The MondayMorningMemo for April 4, 2011
You Can’t Quit Knowing What You Know
“My name is Natsu and I’ll be serving you today.”
Pennie said, “Natsu… What a pretty name!”
“Thank you. I was named after my grandmother. It means ‘summer’ in Japanese.”
Thirty seconds earlier, Natsu had looked like any other waitress. But now that we knew her grandmother was Japanese, we couldn’t help but see the obvious signs of Japanese heritage in her face.
“Obvious” knowledge such as this is the reason business owners are uniquely unqualified to write their own ads. Business owners are unable to put themselves in the shoes of their uninformed customers because they can’t quit knowing what they know.
Elizabeth Newton, a psychologist, conducted an experiment on this “curse of knowledge” while working on her doctorate at Stanford in 1990. She gave one set of people, called “tappers,” a list of commonly known songs from which to choose. Their task was to rap their knuckles on a tabletop to the rhythm of the chosen tune as they thought about it in their heads. A second set of people, called “listeners,” were asked to name the songs.
Before the experiment began, the tappers were asked how often they believed that the listeners would name the songs correctly. On average, tappers expected listeners to get it right about half the time. In the end, however, listeners guessed only 3 of 120 songs tapped out, or 2.5 percent.
The tappers were astounded. The song was so clear in their minds; how could the listeners not “hear” it in their taps?
– Janet Rae-Dupree, The New York Times, Dec. 30, 2007
Experts always answer questions that no one was asking. This is why they come across as tedious, boring and obsessed. When ads are written at the level of the public’s understanding and interest, business owners complain, “But I can’t say that! It’s not accurate!”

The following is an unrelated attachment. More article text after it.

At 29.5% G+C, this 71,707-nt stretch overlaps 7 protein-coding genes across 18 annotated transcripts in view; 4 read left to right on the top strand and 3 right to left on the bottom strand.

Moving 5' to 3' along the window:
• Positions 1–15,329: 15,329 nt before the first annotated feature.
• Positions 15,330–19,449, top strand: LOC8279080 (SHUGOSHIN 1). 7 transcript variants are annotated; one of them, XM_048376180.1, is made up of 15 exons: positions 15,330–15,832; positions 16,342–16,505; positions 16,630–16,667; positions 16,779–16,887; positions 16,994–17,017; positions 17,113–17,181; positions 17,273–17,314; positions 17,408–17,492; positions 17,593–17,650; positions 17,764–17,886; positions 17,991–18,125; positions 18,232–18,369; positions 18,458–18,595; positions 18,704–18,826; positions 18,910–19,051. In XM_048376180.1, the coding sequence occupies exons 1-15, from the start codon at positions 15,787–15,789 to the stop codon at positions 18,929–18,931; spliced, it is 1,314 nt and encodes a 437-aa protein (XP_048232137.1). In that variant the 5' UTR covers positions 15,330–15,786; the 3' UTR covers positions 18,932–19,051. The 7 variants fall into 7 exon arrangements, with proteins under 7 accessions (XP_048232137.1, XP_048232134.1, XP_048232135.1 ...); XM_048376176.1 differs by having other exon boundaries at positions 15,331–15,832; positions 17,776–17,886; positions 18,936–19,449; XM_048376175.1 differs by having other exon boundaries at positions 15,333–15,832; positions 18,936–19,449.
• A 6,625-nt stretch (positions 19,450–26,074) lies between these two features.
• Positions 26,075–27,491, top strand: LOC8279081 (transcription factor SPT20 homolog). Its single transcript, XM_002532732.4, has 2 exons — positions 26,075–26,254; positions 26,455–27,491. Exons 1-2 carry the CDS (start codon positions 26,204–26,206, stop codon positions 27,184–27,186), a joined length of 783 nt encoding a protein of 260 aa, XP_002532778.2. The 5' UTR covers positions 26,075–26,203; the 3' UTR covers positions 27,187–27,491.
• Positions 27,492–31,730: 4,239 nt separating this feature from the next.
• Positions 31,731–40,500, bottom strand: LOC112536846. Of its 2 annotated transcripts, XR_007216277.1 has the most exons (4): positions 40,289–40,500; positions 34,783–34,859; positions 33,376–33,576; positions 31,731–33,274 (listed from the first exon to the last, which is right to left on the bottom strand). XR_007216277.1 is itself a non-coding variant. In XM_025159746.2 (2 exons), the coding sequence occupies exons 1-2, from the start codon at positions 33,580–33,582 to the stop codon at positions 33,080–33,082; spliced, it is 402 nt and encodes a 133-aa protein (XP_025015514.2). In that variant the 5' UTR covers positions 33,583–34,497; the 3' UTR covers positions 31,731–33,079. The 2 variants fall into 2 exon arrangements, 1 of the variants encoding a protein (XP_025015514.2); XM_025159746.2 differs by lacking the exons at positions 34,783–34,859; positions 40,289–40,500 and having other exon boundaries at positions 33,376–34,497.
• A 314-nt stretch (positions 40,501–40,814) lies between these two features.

No, the statement is accurate enough. It just feels woefully incomplete to a person who knows as much as you. But guess what? The public doesn’t know as much as you.
And they don’t want to know as much as you.
Here’s a 30-second radio ad created for a client of the Wizard of Ads office in Australia:
MALE: Sometimes, bigger is better.
FEMALE: Sometimes, bigger is definitely better.
MALE: Electricity bills are an exception.
FEMALE: No one needs big electricity bills.
MALE: Sunshine is free.
FEMALE: Sunshine is happy.
MALE: Sunshine is natural.
FEMALE: Country Solar turns sunshine into free electricity.
MALE: Talk to Country Solar. No pressure, no commitment,
FEMALE: just free electricity.
MALE: Free electricity.
FEMALE: Get your free electricity at Country Solar dot com dot au.
If you knew a little too much about this subject, your ad would sound like this:
Save money and save the planet! The wind doesn’t always blow, but the sun ALWAYS shines. This is why a solar energy solution from Lester’s Alternative Energy Systems is superior to wind energy. And a solar energy solution from Lester’s has no moving parts. More than 12,000 beautiful Australian birds are killed each year by the spinning blades of wind turbines. Be a friend to the birds! Be a friend to Mother Earth! Invest in a solar energy solution from Lester’s. Most investors recover their initial investments in less than 14 years. Don’t pay the electric company, pay yourself! A solar energy solution from Lester’s can reduce your electricity bill by as much as half. Call today and we’ll test your roof to see if it qualifies for a solar energy solution from Lester’s Alternative Energy Systems, the only area alternative energy provider with a Master’s Degree in electrical engineering. Call Lester’s today. The birds will thank you. Mother Earth will thank you. The only people who won’t thank you are those coal-burning polluters at the electric company. Call the Master! Call Lester’s Alternative Energy Systems.
The second ad is more informative.
The first ad would work better.
Which ad do you suppose Lester will be more likely to use?
You’re inside your company, looking out. The public is outside, looking in. This gives the public an entirely different perspective.
Simple statements work best. But simple statements always feel “incomplete” to an expert.
You are an expert in your business category.
Are you beginning to see why someone else should write your ads?
Roy H. Williams